by Sara Khan
It’s been three years since Europe’s biggest influx of refugees since the second world war. According to the UN, more than one million refugees had crossed into Europe by the end of 2015 with the majority fleeing conflicts in Syria, Afghanistan and elsewhere. Many of the refugees were carrying little more than the clothes they are wearing on their journeys. To this day, many European governments are struggling to provide adequate support, and tens of thousands of people every day need food, shelter, clean water and sanitation.
Like many of us, Shahnaz Ahmed watched the horrors of the crisis unfold on TV. She decided to take action and started a craft charity aiming to help and empower this displaced community through knitting. As part of Refugee Week, we spoke to Shahnaz about how this one moment inspired an international community to come together to take action and how you can help through Knit Aid.
Tell us a bit about yourself and how you came up with the idea to start Knit Aid?
In my day job, I'm a Graphic Designer and Creative Strategist working in the creative and advertising industry. On the side of this day job, I run Knit Aid with my co-director Karen Whitelaw who works in the youth charity sector.
I came up with the idea of Knit Aid during my maternity leave three years ago. I had a year off to look after my new-born daughter, and in between changing nappies, feeding and all the other new-born joy; I found myself knitting more and more importantly, having a break from my career to think about the things I cared about.
I remember the exact moment the concept of Knit Aid started to develop. It was around June 2015, I was knitting some chunky beanies at home and watching the news, my daughter in a bouncer at my feet and I was watching the refugee crisis on the news as it reached an all-time high. As the world scrambled to find solutions, grassroots organisations were popping up to provide urgent aid where others could not. One of these grassroots orgs, Calaid, were calling out for donations at our nearest camp at the time – the Calais 'Jungle'. Some of the items they needed were beanies, scarves, blankets and other warm clothing. As I found myself knitting those very items, it made complete sense to send my next knitted gifts to people who truly needed them.
For anyone who knits, they know that knitting is a slow, meditative and thoughtful process. And in the time that I knitted up one beanie for a refugee in Calais, I thought up the idea to open a Facebook page to ask if any other knitters wanted to donate with me. I came up with the idea of Knit Aid and everything that I wanted it to become. When the beanie was finished, I created the brand and social media pages, and watched in awe when hundreds of donations came flooding to me from knitters in not only the UK, but globally. It was in the first Knit Aid collection that I realised that I'd opened a floodgate of knitted love that I could, and would no longer close. Knit Aid provided a tangible way for people to make a difference for a cause they deeply cared about but didn't know how to create real impact.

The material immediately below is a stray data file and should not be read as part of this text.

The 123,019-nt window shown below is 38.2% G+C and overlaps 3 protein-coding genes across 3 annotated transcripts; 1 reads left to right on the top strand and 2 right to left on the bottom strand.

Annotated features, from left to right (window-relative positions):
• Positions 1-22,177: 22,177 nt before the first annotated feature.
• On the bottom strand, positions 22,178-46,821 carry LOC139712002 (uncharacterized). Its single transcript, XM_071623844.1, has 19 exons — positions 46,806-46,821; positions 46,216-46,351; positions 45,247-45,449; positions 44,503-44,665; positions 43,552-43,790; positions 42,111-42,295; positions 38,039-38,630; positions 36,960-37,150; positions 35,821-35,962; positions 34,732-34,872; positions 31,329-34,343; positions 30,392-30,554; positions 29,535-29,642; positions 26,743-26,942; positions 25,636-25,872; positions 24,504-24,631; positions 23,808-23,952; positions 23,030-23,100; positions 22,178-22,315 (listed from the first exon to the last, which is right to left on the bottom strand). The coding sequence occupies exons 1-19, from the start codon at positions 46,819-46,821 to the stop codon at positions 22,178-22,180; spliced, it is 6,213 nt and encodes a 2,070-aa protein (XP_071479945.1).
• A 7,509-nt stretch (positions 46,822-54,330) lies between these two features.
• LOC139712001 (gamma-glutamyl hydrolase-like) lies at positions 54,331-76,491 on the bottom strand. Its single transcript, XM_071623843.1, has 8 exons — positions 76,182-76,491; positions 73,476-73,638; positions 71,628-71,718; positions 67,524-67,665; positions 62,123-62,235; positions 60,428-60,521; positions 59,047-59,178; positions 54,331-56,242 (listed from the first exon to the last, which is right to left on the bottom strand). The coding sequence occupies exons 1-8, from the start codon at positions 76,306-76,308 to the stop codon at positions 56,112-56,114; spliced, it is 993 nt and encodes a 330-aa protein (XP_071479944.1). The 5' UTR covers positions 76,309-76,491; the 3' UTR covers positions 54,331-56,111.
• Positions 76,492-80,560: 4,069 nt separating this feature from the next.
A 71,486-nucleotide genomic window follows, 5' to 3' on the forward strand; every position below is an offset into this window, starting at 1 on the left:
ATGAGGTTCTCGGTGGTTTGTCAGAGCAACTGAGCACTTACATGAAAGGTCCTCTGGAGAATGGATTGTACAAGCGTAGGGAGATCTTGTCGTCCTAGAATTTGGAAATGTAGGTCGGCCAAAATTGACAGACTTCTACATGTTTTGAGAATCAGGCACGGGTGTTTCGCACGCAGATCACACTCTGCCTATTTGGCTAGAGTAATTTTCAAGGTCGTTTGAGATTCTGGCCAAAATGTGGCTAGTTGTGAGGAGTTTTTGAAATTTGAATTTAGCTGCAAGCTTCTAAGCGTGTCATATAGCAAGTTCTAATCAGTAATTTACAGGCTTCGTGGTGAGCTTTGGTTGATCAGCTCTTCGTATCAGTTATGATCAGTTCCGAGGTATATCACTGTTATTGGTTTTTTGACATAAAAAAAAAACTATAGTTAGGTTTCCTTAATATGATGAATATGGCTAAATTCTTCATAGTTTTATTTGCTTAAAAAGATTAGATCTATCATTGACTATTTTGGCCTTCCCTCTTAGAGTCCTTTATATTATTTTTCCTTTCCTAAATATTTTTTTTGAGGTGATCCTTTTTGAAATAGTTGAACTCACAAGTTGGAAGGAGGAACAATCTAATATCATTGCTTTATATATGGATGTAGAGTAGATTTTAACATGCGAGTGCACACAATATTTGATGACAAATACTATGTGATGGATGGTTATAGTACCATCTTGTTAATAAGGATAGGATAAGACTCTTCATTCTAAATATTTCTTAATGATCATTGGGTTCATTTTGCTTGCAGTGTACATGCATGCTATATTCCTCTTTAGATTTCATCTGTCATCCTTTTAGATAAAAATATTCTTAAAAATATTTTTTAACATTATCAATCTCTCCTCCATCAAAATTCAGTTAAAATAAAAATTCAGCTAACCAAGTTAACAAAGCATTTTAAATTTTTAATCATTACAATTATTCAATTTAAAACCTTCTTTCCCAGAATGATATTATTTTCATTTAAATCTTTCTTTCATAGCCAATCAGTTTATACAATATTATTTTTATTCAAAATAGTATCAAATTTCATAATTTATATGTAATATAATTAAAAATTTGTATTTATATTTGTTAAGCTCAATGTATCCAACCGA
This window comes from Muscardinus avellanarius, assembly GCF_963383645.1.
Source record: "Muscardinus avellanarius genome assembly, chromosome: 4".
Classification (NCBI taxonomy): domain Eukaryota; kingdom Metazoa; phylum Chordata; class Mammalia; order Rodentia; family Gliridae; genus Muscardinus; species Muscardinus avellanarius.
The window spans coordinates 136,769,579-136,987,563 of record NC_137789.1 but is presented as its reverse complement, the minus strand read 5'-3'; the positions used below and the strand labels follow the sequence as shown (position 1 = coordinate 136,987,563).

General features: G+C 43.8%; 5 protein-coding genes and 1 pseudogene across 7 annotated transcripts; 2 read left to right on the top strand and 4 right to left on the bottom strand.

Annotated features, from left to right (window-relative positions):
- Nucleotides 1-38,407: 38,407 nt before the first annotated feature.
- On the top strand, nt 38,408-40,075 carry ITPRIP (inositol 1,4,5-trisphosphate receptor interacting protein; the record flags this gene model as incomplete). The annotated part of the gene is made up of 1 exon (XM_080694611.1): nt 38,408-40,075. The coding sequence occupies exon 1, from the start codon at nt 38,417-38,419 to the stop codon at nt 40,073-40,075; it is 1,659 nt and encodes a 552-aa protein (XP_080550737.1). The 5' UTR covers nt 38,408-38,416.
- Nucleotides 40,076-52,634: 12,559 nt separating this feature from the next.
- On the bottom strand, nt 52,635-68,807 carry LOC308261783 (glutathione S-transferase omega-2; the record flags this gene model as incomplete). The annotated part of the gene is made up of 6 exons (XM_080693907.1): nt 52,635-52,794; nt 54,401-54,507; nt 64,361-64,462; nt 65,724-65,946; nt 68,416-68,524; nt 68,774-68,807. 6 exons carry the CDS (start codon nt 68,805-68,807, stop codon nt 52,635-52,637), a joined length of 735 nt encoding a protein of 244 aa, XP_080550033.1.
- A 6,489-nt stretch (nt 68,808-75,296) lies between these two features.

My co-director, Karen, came up with a similar concept separately to me around the same time, and we decided the join forces and run Knit Aid together.
Why did the refugee crisis drive you to take action?
The refugee crisis inspired me to take action on a few levels. Firstly, as with all of our knitters, there are so many people who empathise with people who have had to flee their homes out of no fault of their own, due to political unrest, wars, or unsafety. I think the proximity of where this crisis was taking place also meant that we could no longer think of it as a 'far away' problem. The crisis was happening on our continent, on our doorstep, and it's near impossible to not take action – as a nation, community or individual.
Secondly, on a more personal level, I am the daughter of immigrant parents, who were given the opportunity to migrate to the UK in the 70s for a better life. When I see immigrants and displaced people, I don't think of them as 'other', I see myself in them. I see my family, my parents, siblings, my daughter. They could be us and we could be them.
How have people responsed to the initiative?
I've found the response to be overwhelming! I genuinely thought I'd receive a few hundred donations at most, and that it would be a one off collection. I didn’t however expect to receive donations from every corner of the earth – from Japan, Malaysia, Australia, South America, not to mention our largest contributors in the USA and the UK. To date, we've received and distributed over 14,000 donations in refugee camps across Europe and the Middle East. We've expanded from over-filling the spare room in my house, to a large storage unit where we now accept and send donations from. From our UK base, we've also expanded and opened Knit Aid USA in New York, due to demand from our American knitters!